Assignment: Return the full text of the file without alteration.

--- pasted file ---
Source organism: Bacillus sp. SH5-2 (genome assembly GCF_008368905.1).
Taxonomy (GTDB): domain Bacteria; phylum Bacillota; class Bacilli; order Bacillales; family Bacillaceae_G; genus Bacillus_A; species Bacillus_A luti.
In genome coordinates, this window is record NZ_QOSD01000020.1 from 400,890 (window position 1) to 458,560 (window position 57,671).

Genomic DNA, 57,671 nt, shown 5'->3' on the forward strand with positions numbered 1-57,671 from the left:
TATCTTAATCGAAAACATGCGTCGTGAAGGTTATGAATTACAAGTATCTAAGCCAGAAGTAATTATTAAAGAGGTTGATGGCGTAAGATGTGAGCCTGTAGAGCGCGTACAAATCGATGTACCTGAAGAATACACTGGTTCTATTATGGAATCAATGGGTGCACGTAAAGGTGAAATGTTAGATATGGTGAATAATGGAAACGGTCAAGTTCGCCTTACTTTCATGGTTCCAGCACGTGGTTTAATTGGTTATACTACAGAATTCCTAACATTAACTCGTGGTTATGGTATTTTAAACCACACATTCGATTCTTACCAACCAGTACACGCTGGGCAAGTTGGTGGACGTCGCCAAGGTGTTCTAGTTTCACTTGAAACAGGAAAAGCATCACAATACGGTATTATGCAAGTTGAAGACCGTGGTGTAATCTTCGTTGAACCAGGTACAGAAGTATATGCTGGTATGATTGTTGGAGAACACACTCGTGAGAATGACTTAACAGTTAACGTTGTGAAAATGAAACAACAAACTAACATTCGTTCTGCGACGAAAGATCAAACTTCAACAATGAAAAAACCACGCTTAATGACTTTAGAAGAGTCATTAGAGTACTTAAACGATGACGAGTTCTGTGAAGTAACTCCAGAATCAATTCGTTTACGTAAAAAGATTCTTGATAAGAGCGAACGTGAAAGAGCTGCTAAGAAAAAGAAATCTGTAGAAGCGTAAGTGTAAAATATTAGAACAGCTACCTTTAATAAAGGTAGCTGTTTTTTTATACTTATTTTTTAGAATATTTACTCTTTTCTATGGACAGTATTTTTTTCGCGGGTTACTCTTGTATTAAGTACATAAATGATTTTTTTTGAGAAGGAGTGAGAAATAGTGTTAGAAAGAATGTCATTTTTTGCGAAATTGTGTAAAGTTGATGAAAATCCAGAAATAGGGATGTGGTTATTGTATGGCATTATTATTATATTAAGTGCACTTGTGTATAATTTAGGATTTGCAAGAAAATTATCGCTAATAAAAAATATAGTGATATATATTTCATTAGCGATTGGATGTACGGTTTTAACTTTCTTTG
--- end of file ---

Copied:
Source organism: Bacillus sp. SH5-2 (genome assembly GCF_008368905.1).
Taxonomy (GTDB): domain Bacteria; phylum Bacillota; class Bacilli; order Bacillales; family Bacillaceae_G; genus Bacillus_A; species Bacillus_A luti.
In genome coordinates, this window is record NZ_QOSD01000020.1 from 400,890 (window position 1) to 458,560 (window position 57,671).

Genomic DNA, 57,671 nt, shown 5'->3' on the forward strand with positions numbered 1-57,671 from the left:
TATCTTAATCGAAAACATGCGTCGTGAAGGTTATGAATTACAAGTATCTAAGCCAGAAGTAATTATTAAAGAGGTTGATGGCGTAAGATGTGAGCCTGTAGAGCGCGTACAAATCGATGTACCTGAAGAATACACTGGTTCTATTATGGAATCAATGGGTGCACGTAAAGGTGAAATGTTAGATATGGTGAATAATGGAAACGGTCAAGTTCGCCTTACTTTCATGGTTCCAGCACGTGGTTTAATTGGTTATACTACAGAATTCCTAACATTAACTCGTGGTTATGGTATTTTAAACCACACATTCGATTCTTACCAACCAGTACACGCTGGGCAAGTTGGTGGACGTCGCCAAGGTGTTCTAGTTTCACTTGAAACAGGAAAAGCATCACAATACGGTATTATGCAAGTTGAAGACCGTGGTGTAATCTTCGTTGAACCAGGTACAGAAGTATATGCTGGTATGATTGTTGGAGAACACACTCGTGAGAATGACTTAACAGTTAACGTTGTGAAAATGAAACAACAAACTAACATTCGTTCTGCGACGAAAGATCAAACTTCAACAATGAAAAAACCACGCTTAATGACTTTAGAAGAGTCATTAGAGTACTTAAACGATGACGAGTTCTGTGAAGTAACTCCAGAATCAATTCGTTTACGTAAAAAGATTCTTGATAAGAGCGAACGTGAAAGAGCTGCTAAGAAAAAGAAATCTGTAGAAGCGTAAGTGTAAAATATTAGAACAGCTACCTTTAATAAAGGTAGCTGTTTTTTTATACTTATTTTTTAGAATATTTACTCTTTTCTATGGACAGTATTTTTTTCGCGGGTTACTCTTGTATTAAGTACATAAATGATTTTTTTTGAGAAGGAGTGAGAAATAGTGTTAGAAAGAATGTCATTTTTTGCGAAATTGTGTAAAGTTGATGAAAATCCAGAAATAGGGATGTGGTTATTGTATGGCATTATTATTATATTAAGTGCACTTGTGTATAATTTAGGATTTGCAAGAAAATTATCGCTAATAAAAAATATAGTGATATATATTTCATTAGCGATTGGATGTACGGTTTTAACTTTCTTTG